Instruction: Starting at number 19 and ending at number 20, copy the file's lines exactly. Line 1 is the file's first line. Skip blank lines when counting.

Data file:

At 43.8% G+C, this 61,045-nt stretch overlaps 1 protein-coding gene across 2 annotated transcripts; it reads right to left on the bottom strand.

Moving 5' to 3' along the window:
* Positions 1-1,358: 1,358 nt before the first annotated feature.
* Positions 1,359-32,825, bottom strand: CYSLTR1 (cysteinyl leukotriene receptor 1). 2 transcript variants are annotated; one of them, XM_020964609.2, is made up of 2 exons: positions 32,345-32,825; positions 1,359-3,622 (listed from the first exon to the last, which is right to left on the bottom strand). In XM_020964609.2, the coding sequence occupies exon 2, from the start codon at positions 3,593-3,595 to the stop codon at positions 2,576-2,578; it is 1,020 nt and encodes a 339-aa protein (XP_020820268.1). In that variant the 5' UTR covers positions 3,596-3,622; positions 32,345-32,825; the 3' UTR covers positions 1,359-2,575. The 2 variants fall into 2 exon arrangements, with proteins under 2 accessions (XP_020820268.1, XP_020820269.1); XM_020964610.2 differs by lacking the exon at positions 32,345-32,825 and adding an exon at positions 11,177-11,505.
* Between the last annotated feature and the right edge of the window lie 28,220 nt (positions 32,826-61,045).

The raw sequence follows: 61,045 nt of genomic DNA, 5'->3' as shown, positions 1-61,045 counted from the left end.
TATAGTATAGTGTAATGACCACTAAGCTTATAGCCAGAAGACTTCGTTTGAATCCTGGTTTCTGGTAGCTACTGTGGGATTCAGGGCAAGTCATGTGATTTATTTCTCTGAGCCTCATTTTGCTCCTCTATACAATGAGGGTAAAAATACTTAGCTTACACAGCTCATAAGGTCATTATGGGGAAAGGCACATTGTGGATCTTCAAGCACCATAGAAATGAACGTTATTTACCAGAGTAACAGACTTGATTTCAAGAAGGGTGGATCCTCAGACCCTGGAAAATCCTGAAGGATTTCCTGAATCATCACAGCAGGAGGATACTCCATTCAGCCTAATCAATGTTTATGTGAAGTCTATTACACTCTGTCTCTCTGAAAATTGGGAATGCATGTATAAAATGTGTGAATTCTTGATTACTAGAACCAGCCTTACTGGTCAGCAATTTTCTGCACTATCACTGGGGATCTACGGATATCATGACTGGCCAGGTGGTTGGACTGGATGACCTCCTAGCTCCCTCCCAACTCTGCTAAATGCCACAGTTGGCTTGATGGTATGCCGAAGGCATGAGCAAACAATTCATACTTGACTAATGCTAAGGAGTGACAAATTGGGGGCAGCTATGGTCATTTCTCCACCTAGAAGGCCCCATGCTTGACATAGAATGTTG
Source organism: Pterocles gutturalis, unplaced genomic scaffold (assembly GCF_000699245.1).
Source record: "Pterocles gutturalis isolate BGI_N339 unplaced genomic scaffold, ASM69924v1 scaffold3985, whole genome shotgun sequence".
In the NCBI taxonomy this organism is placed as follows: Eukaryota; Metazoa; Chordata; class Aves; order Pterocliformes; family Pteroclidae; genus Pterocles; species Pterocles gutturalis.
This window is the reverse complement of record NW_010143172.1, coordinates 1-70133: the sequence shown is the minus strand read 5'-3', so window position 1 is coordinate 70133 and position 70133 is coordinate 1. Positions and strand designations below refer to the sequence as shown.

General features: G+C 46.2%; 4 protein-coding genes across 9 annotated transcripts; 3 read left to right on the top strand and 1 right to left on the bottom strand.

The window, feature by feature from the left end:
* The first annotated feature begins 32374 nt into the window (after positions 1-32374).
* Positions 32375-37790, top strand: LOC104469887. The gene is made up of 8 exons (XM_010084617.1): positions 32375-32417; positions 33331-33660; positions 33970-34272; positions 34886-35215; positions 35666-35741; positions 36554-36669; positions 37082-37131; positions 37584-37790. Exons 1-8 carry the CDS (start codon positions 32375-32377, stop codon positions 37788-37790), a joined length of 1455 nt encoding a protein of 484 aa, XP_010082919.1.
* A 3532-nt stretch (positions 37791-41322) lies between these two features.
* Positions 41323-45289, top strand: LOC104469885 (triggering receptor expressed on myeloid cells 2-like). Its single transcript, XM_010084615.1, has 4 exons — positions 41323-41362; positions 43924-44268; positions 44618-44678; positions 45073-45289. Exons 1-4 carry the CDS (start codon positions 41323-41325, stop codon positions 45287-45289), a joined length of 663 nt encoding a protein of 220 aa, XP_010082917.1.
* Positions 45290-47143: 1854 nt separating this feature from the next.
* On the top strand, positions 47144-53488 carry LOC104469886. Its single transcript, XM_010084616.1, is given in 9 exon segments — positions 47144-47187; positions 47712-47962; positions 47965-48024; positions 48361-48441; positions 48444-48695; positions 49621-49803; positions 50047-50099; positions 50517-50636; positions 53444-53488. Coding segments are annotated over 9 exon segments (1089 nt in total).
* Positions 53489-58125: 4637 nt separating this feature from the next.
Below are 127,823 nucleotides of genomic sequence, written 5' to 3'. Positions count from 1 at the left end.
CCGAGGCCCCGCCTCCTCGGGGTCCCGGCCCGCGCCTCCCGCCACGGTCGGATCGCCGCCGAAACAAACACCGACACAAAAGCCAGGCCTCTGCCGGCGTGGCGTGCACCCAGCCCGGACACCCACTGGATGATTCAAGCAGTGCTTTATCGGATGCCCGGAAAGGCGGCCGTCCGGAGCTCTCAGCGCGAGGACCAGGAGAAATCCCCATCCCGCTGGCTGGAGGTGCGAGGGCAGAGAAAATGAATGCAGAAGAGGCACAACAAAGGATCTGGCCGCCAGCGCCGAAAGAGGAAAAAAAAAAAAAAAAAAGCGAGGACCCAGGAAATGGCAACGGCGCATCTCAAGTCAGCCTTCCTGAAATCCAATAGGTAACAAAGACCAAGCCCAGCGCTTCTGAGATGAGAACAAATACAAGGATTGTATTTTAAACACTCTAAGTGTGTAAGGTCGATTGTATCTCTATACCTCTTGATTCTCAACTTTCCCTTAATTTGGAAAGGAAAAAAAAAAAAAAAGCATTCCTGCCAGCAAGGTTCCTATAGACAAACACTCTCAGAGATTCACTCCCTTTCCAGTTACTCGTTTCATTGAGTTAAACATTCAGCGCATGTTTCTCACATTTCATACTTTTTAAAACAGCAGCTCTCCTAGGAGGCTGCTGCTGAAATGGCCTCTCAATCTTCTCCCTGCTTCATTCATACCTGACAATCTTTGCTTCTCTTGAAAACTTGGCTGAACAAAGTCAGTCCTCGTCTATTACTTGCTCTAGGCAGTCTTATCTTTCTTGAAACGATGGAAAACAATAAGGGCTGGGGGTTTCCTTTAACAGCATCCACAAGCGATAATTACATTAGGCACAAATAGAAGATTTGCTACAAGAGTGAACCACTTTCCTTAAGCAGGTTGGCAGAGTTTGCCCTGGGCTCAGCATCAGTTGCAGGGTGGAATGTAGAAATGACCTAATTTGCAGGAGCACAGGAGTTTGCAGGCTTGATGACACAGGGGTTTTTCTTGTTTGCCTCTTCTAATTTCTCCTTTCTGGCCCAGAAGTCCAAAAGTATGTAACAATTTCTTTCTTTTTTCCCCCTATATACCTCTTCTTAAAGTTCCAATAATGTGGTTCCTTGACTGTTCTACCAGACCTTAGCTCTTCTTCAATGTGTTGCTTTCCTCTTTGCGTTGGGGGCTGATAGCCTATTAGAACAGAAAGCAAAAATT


* On the top strand, positions 47144-53488 carry LOC104469886. Its single transcript, XM_010084616.1, is given in 9 exon segments — positions 47144-47187; positions 47712-47962; positions 47965-48024; positions 48361-48441; positions 48444-48695; positions 49621-49803; positions 50047-50099; positions 50517-50636; positions 53444-53488. Coding segments are annotated over 9 exon segments (1089 nt in total).
* Positions 53489-58125: 4637 nt separating this feature from the next.